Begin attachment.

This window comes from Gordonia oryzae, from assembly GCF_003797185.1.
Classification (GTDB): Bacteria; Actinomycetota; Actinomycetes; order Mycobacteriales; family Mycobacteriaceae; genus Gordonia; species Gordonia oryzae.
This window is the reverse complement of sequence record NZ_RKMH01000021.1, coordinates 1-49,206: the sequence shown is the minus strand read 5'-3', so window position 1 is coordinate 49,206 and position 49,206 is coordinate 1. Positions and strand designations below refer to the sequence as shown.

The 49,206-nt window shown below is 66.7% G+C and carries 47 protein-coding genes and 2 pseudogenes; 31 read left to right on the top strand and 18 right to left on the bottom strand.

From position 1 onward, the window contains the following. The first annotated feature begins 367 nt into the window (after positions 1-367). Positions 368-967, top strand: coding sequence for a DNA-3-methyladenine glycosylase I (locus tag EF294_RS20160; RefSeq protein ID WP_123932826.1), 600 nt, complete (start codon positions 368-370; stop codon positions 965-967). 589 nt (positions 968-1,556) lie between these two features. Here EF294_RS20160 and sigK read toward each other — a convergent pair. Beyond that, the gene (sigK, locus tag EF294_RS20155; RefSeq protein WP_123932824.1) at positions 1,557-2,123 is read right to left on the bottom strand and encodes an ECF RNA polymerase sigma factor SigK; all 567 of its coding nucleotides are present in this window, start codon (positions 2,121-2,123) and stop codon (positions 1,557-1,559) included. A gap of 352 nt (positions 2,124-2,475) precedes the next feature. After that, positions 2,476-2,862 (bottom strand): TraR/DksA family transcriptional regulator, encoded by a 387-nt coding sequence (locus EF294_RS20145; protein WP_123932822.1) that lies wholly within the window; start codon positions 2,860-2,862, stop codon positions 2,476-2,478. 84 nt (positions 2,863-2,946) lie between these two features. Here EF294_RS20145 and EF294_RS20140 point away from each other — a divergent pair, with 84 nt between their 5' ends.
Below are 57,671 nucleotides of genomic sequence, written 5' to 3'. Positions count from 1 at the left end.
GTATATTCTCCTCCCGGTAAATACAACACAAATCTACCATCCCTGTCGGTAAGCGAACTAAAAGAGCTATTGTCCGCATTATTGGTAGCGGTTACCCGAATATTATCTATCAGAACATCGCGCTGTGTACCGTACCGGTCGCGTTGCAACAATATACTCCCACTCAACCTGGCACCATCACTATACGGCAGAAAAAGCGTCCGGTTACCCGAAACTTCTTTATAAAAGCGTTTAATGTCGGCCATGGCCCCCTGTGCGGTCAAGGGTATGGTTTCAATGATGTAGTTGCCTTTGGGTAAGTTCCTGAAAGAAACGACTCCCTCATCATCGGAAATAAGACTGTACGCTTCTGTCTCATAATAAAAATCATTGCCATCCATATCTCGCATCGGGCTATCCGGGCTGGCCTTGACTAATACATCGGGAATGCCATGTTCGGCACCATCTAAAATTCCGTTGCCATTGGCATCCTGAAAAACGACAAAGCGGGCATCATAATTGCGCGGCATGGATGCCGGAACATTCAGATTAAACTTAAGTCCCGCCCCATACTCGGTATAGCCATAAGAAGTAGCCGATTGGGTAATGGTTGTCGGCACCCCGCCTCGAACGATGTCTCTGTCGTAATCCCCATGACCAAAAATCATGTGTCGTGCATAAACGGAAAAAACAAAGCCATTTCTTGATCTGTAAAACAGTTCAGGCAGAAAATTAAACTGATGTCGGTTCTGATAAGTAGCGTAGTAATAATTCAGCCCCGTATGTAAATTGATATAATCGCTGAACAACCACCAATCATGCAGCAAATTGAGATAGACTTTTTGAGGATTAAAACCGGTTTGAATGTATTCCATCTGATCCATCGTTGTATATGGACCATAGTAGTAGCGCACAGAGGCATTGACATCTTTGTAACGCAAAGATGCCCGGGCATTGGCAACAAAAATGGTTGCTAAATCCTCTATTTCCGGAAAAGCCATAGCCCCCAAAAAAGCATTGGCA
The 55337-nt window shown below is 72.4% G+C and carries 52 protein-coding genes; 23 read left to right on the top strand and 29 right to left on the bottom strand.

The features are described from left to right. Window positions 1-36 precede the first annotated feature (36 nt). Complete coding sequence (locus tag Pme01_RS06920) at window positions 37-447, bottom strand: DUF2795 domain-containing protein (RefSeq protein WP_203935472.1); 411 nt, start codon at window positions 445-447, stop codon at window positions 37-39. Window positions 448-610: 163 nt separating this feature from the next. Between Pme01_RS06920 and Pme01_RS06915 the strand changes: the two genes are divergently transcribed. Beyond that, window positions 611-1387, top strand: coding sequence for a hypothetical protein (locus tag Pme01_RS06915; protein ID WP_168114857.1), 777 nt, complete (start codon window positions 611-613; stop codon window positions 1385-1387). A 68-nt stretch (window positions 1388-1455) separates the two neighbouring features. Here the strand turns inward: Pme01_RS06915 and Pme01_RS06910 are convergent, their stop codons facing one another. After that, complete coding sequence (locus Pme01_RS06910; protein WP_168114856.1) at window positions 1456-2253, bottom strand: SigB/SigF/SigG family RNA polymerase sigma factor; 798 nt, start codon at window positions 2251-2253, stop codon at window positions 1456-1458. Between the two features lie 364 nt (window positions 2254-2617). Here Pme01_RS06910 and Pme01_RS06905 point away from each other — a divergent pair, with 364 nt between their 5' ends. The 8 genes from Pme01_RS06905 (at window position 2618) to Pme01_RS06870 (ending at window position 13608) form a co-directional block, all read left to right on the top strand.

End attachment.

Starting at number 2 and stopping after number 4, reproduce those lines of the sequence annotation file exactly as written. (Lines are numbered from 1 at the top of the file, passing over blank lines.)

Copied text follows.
Classification (GTDB): Bacteria; Actinomycetota; Actinomycetes; order Mycobacteriales; family Mycobacteriaceae; genus Gordonia; species Gordonia oryzae.
This window is the reverse complement of sequence record NZ_RKMH01000021.1, coordinates 1-49,206: the sequence shown is the minus strand read 5'-3', so window position 1 is coordinate 49,206 and position 49,206 is coordinate 1. Positions and strand designations below refer to the sequence as shown.

The 49,206-nt window shown below is 66.7% G+C and carries 47 protein-coding genes and 2 pseudogenes; 31 read left to right on the top strand and 18 right to left on the bottom strand.